Old Panels, New Home
November 1, 2017
The painted wooden panels that once supported the border between the 110’s and the construction zone have found a new home at Oak Crest middle school.
Two years ago, SDA started construction on its first two-story complex, what is today known as the “new building.”
Most of the students remember the process: the morning sounds of birds chirping and hammers clanking, the view of the ocean behind the rebar frame, the awkward commute to avoid the center of the school.
The art classes took advantage of the missing space by decorating the various borders of the construction zone. Arguably the most infamous add-on to the construction border was the wooden hallway, connecting the North and South sides of the school to the 110’s (the shops).
The 200 foot-long “tunnel of freedom” was completely masked in artwork by students to the point where the wooden base was barely visible. The artistic pieces became a part of the commutes of hundreds of students for almost two years.
Now that construction has finished, instead of throwing away the panels that have exhausted their purpose at SDA, a decision was made to donate the panels to Oak Crest, who is in the middle of their own building project.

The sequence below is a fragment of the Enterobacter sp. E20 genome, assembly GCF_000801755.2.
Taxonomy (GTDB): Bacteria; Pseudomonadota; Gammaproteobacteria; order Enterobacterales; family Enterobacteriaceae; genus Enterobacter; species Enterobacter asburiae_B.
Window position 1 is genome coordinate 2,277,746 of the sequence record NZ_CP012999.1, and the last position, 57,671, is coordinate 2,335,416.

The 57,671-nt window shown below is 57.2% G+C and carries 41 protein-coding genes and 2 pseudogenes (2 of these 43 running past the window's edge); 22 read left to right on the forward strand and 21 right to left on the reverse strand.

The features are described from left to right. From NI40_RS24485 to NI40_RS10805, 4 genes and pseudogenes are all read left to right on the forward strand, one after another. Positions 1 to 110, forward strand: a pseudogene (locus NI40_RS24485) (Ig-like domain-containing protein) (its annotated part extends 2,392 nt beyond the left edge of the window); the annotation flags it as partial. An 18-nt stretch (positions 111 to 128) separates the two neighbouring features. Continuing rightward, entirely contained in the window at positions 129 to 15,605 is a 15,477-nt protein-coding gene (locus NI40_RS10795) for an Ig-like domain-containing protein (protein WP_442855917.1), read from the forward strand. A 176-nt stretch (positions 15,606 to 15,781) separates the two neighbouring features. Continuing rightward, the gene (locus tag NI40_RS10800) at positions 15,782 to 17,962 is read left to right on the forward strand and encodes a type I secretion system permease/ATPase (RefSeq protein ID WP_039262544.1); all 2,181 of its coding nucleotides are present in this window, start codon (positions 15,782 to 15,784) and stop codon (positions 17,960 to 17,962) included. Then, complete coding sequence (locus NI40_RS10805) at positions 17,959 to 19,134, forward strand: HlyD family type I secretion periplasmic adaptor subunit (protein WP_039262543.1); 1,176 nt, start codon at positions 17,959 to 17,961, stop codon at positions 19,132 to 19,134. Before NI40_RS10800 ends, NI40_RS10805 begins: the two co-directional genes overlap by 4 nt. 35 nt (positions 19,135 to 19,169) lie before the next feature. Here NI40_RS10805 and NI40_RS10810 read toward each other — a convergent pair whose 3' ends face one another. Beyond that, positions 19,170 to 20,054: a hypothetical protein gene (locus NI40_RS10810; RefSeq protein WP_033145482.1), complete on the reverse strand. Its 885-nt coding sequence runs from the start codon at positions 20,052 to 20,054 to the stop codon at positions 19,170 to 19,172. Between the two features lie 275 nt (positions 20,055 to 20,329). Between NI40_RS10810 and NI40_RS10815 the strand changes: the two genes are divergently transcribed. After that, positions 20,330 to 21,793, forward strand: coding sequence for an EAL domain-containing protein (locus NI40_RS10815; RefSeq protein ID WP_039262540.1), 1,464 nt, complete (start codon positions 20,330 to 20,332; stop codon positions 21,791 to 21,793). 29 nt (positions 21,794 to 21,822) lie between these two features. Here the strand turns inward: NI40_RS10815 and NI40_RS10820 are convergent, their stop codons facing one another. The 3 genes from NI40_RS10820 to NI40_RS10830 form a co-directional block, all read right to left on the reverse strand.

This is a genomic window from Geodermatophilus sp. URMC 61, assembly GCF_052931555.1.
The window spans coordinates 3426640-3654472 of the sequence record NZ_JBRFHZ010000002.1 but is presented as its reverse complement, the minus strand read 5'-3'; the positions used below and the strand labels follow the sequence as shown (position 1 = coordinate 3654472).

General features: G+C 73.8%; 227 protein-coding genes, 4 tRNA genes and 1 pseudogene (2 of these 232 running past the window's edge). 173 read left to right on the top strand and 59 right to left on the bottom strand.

However, the majority of SDA’s artwork on the panels will not be visible to students at Oak Crest, for they have been inverted to show only their bare side.
Oak Crest art teacher Lynn Chapman said they planned on painting the panels on their blank sides so they can add their own unique aesthetic to their new home. However, they won’t stay up as long as they did at SDA, said Chapman. They will only stand up for one year at the school.
Juniors Julia Mendoza and Janie Overland both added artwork to the panels over its two year stay at SDA and are generally pleased with their move to Oak Crest.
While Mendoza is pleased that they’re repurposing the panels, she also wanted some of the original SDA art to be visible at its new home.
“I kind of wish they were using our art, but it’s also the middle school so I don’t really care.”
To Overland, the most important aspect of the move was the environment.
“I think that was really cool that the point is recycling. It’s really nice that they didn’t tear a lot of trees down,” she said.